The new Yeasayer disc, “Fragrant World,” is not technically a sophomore release (it’s actually the band’s third studio-record). However, it faces many of the same fabled pressures of an act’s second album, as it is the follow-up to 2010’s universally-acclaimed “Odd Blood,” which catapulted the group to “It-band” status (recent releases by Animal Collective and The Dirty Projectors, among others, face similar pressure.)
Yeasayer navigates this potentially-tense moment in their career brilliantly with “Fragrant World.” If the record lacks “Odd Blood”’s urgency (which to my ears it definitely does- there’s little if any of “Mondegreen” or “O.N.E.”’s edgy dance-rock here), this is instead a more confident, reflective, mature Yeasayer. Comparatively, this record is almost ‘laid back’… but not in a bad way.
To my ears, the most notable aspect of this album’s interest is the instrumentation. Yeasayer has managed something many musicians might find unthinkable here- somehow, they’ve stripped even more of the ‘organic’ instruments from their mix (I can only locate a couple brief snippets of sound of this disc that I’m entirely confident are made by guitars) while making a record that I would be FAR less comfortable describing as ‘electronic’ than their last. This is not a synth record, this is not an electro record, this is DEFINITELY not a dance or EDM record. This is a well-written psychedelic indie-pop record constructed largely from a palette of ‘What the hell makes THAT noise?’ sounds.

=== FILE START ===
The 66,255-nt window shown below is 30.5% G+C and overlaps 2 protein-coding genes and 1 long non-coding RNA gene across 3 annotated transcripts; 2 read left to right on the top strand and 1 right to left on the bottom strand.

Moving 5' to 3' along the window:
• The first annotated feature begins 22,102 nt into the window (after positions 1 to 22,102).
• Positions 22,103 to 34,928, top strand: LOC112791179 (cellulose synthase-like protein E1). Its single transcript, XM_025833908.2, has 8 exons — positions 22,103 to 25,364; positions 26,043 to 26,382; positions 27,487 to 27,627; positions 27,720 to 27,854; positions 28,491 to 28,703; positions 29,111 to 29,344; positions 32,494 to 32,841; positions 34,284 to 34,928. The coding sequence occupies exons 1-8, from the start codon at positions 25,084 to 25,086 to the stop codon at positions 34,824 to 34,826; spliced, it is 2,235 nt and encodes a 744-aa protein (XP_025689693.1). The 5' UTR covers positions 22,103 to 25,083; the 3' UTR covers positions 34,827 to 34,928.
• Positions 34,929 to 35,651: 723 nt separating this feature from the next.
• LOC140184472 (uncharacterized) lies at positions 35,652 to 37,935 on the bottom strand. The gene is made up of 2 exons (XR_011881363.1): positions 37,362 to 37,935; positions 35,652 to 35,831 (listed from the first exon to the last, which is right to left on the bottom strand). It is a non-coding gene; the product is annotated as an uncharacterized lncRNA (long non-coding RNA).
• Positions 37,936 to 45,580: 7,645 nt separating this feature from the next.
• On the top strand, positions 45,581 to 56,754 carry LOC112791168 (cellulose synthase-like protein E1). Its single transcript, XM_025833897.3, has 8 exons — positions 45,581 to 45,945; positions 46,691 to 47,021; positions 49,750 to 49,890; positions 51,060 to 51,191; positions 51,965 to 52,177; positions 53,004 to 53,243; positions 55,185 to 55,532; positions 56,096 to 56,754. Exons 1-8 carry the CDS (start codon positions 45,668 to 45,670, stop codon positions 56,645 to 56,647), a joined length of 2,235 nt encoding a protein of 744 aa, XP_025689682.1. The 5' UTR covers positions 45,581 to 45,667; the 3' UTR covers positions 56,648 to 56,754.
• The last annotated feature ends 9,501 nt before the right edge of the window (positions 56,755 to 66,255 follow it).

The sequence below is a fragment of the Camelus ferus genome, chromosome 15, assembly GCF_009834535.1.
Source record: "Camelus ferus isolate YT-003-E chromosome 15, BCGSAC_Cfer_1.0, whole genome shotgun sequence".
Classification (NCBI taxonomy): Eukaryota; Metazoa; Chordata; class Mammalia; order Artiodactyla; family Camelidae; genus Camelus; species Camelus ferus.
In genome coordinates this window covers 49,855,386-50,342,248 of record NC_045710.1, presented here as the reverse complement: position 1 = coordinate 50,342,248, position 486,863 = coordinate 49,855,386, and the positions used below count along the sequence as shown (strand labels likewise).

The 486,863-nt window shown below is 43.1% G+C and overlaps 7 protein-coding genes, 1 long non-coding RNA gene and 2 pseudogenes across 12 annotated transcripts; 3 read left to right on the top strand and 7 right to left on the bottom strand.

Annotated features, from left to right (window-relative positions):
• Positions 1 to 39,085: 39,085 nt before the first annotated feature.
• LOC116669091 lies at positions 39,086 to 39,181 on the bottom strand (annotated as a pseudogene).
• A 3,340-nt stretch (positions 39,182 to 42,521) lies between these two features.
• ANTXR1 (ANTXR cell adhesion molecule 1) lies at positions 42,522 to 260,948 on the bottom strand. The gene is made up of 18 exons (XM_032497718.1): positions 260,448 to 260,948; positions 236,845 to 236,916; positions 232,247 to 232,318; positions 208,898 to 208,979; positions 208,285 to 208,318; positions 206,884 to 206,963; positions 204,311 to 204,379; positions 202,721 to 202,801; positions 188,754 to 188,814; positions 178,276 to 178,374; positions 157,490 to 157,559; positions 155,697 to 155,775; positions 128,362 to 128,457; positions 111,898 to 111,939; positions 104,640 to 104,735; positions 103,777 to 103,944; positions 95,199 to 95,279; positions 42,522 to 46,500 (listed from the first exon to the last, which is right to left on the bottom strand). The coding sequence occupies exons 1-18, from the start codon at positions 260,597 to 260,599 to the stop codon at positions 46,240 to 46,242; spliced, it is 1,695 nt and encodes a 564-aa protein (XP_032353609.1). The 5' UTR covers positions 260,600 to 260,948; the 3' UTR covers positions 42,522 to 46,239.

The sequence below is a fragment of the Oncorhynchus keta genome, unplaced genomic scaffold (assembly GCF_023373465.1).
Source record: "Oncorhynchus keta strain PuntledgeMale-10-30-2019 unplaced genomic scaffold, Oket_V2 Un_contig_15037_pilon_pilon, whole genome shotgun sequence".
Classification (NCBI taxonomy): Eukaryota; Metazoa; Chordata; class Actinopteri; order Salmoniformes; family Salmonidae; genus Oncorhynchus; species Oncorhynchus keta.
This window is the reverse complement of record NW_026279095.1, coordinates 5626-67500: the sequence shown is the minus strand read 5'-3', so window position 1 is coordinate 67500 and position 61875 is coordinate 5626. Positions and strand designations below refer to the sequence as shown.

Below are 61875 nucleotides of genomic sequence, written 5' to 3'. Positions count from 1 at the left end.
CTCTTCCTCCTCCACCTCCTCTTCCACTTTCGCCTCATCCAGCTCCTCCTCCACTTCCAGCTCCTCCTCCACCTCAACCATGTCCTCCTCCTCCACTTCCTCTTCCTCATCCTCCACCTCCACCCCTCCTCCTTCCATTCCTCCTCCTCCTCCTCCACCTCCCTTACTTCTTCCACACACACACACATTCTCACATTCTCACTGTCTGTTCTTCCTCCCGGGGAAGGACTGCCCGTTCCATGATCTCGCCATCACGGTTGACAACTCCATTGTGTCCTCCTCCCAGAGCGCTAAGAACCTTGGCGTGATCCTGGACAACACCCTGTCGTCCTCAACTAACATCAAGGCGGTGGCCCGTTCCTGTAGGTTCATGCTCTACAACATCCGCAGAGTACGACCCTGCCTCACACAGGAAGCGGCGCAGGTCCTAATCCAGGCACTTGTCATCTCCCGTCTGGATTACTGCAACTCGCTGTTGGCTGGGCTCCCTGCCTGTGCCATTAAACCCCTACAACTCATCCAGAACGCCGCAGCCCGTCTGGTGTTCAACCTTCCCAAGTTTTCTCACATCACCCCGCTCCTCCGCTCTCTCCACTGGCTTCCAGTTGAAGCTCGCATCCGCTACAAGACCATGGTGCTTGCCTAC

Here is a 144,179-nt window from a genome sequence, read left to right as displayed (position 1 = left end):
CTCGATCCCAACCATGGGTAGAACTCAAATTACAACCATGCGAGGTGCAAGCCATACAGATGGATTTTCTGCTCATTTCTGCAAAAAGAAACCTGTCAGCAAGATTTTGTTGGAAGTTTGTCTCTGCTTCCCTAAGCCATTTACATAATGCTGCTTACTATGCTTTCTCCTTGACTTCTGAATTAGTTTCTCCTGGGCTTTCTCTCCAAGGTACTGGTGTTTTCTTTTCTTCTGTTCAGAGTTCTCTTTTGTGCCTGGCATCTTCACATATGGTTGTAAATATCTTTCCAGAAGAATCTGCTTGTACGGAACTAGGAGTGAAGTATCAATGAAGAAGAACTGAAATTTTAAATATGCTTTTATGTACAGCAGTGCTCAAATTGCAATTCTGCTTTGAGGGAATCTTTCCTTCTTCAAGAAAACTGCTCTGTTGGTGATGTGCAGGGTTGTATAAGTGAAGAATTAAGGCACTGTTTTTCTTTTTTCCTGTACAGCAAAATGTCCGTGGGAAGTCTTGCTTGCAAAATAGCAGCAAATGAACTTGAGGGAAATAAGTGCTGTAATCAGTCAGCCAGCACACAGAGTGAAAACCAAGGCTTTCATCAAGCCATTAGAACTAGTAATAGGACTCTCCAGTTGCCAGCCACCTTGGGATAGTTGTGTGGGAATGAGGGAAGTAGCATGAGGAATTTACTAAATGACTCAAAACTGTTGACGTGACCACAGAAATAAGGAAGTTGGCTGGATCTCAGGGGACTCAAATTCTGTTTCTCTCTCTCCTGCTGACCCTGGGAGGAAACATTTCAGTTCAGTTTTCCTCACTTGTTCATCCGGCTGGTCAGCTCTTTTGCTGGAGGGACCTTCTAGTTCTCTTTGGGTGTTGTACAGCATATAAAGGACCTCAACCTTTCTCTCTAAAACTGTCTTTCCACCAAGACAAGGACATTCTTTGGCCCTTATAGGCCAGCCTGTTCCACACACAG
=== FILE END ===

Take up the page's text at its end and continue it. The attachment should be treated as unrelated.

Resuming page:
In my eyes, it’s about time that rock songwriting caught up with hip-hop production in this regard. This is a ‘think outside the box’ record that amazingly manages not to SOUND like one, unless you’re either stubbornly partial to the safety of the box, or you’re paying close attention to the xylophones, pizzicato, noise-swells, glitches, melodica, etcetera that sit in the spaces that guitars might otherwise go. This album should be required-listening for every musician in a guitar-bass-drum cliché-format rock band, to fuel a little thought toward how their songs are put together, and why.
Oh, and those sub-hits throughout are IMPRESSIVELY low.